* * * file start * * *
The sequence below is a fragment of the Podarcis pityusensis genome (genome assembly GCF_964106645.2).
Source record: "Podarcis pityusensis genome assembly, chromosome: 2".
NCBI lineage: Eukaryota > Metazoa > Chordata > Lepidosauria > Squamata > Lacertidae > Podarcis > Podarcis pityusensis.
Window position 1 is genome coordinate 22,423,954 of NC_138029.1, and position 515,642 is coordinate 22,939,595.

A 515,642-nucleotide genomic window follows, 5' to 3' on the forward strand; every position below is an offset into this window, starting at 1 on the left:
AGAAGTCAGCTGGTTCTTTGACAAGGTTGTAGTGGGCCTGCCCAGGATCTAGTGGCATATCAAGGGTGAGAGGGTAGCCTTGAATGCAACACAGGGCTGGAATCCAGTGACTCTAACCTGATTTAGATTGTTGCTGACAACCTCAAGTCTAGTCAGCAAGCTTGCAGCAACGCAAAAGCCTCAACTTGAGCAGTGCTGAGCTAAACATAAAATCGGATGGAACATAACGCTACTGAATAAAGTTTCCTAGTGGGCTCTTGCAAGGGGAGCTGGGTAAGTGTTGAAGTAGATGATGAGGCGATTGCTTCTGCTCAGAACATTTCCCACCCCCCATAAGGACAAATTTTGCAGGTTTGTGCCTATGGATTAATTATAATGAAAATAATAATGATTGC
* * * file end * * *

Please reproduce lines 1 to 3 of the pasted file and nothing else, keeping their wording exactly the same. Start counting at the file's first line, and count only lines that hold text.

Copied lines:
The sequence below is a fragment of the Podarcis pityusensis genome (genome assembly GCF_964106645.2).
Source record: "Podarcis pityusensis genome assembly, chromosome: 2".
NCBI lineage: Eukaryota > Metazoa > Chordata > Lepidosauria > Squamata > Lacertidae > Podarcis > Podarcis pityusensis.